by Edith Cody-Rice

Art BrownMississippi Mills Fire Chief Art Brown, profiled in the Millstone August 1, 2013,  has announced his retirement after 45 years of service to Mississippi Mills. He handed his letter of resignation to the town in early January and it was brought before council for the January 28, 2014 meeting. The Millstone asked Art what made him choose this time for retirement. He stated that he just thought it was time. At 68, he wants to relax more and after consultation with his wife, Diane and his two daughters, he took the plunge. He intends to enjoy life and has already been approached about helping out some friends.

Art stated that his special memories of the fire department revolve around the people he has met and the lasting friendships that he has developed. He believes that every person is put on this earth for a reason and he was meant to help people, a task he thoroughly enjoys.

Art’s resignation will take effect June 27, 2014. This will give Council time to interview and hire another fire chief and will provide that new chief with a few months to orient himself or herself before budget time. Art realizes that 2014 being an election year, the town clerk will be too busy to give the new chief a great deal of attention.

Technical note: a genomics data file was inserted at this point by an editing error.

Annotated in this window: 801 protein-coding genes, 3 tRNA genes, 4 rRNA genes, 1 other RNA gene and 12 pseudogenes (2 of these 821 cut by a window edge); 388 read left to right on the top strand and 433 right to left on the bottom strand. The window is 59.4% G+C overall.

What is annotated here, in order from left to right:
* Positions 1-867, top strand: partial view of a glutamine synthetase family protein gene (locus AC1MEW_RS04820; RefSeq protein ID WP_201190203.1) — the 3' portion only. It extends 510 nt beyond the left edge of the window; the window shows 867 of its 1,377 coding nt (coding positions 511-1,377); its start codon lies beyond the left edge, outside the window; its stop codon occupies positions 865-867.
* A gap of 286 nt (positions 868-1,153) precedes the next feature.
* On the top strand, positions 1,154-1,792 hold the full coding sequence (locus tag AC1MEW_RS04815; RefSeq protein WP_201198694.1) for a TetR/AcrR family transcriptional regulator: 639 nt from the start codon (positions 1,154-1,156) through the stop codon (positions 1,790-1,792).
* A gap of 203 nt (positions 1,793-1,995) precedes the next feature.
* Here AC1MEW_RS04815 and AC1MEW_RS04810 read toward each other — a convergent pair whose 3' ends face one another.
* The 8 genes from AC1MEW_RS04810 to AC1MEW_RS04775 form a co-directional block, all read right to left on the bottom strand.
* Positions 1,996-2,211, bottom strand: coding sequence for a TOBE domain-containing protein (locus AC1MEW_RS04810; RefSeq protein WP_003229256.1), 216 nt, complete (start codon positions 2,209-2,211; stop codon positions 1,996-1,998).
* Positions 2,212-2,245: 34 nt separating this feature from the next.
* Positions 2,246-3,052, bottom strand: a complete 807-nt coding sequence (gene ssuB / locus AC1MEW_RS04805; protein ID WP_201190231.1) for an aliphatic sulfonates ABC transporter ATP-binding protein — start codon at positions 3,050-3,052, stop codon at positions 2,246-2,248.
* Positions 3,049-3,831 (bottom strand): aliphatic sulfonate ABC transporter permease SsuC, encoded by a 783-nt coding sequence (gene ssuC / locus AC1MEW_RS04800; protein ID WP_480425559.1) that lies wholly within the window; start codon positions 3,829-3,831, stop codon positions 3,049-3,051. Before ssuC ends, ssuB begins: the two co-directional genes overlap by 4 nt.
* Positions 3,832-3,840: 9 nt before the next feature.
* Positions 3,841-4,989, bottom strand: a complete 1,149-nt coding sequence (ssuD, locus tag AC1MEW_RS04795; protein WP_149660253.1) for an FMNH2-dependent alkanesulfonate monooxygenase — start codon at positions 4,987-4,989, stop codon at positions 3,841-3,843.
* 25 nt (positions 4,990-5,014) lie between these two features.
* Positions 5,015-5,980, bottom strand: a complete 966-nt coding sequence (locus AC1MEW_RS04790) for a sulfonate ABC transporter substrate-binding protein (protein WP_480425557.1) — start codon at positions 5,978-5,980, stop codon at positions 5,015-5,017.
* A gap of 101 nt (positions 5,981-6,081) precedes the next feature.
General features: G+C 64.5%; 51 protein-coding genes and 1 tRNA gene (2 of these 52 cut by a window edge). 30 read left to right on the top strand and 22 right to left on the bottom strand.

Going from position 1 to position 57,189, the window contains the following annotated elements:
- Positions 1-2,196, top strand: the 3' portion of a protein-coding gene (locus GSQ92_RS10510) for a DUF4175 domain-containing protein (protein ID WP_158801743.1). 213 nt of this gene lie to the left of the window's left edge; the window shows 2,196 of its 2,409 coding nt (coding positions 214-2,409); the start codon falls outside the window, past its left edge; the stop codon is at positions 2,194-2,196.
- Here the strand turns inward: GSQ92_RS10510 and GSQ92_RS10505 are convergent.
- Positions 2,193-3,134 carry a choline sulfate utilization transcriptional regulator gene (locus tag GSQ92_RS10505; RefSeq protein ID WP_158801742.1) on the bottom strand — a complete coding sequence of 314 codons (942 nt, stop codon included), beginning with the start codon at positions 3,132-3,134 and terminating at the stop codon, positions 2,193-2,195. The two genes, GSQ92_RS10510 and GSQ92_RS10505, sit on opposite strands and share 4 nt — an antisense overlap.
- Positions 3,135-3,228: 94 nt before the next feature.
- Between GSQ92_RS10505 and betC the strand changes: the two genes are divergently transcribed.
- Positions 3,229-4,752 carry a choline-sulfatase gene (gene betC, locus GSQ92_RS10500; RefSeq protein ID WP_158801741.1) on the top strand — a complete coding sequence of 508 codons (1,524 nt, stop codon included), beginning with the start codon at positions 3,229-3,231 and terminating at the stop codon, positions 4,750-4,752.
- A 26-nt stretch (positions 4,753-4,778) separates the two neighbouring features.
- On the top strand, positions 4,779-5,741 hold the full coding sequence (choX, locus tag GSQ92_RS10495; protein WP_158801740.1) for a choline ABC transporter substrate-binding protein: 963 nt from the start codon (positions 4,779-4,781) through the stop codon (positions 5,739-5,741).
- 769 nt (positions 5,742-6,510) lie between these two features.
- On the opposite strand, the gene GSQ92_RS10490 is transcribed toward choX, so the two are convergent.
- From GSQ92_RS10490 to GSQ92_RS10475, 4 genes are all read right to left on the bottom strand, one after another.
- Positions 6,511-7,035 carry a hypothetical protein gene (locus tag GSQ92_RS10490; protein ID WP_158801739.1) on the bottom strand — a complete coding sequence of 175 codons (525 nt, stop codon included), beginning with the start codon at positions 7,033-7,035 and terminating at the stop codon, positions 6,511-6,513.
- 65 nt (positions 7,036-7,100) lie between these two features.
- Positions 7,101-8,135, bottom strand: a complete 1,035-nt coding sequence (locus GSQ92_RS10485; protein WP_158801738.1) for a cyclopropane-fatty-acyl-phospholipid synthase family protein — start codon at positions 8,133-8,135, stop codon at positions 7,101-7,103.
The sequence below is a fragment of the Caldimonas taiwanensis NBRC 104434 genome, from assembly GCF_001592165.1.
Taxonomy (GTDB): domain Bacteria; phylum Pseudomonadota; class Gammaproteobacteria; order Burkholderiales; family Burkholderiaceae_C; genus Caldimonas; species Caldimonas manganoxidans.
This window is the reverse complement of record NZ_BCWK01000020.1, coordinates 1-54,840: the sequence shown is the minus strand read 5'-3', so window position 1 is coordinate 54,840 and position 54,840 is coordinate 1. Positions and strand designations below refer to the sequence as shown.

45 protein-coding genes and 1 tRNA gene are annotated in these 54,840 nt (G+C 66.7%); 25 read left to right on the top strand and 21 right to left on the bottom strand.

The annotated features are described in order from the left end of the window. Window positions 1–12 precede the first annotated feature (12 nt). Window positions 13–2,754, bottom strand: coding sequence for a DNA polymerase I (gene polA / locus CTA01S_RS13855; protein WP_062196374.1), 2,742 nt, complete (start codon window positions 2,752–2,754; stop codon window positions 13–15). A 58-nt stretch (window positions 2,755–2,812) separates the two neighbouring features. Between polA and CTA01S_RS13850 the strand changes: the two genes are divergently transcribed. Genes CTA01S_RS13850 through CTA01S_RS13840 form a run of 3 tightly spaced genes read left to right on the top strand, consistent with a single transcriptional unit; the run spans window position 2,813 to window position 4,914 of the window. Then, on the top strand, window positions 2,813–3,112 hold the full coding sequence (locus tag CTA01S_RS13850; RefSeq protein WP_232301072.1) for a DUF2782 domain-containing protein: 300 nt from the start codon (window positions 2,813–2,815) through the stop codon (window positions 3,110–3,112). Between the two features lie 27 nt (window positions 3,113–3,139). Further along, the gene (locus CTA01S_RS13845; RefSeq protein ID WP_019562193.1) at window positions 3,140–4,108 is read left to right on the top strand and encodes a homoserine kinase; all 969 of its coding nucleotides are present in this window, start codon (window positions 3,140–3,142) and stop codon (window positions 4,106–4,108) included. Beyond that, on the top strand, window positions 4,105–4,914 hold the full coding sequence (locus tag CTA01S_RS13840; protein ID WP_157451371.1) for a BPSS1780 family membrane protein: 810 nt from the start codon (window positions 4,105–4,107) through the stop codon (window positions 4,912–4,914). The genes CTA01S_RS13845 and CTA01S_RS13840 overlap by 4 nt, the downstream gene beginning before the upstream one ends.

Asked whether a woman might be considered for the job, Art stated that the best qualified person would win the position. Qualifications include graduate credentials from the fire college in Gravenhurst where students are taught every aspect of fire fighting. He anticipates that the new fire chief will be very busy, given new regulations that will result from the tragic blaze in the seniors’ home at   l’Île Verte. There will be increased review of equipment updates in institutions and evacuation practices will need to be conducted. If an evacuation cannot be accomplished in a specified time, the fire chief or fire prevention officer will not sign off on the fire safety plan.

Art states that one of the most memorable events of his career was the day  the fire department implemented pagers and a radio system. Until then, the fire chief would receive at paper note at the Old Town Hall  with the location of a fire marked on it (the fire trucks were located behind the OTH at that time). A siren would be sounded from the top of the building signaling volunteer fire fighters to congregate there and follow the truck to the fire. If you didn’t follow closely, you could find yourself lost.

Art thanks the community of Mississippi Mills for its support and says it has been an honour to serve the residents. He is proud of his department which has grown from 13 members when he joined to 30 trained firefighters today. He wishes the best of luck to the next person to occupy the position of fire chief.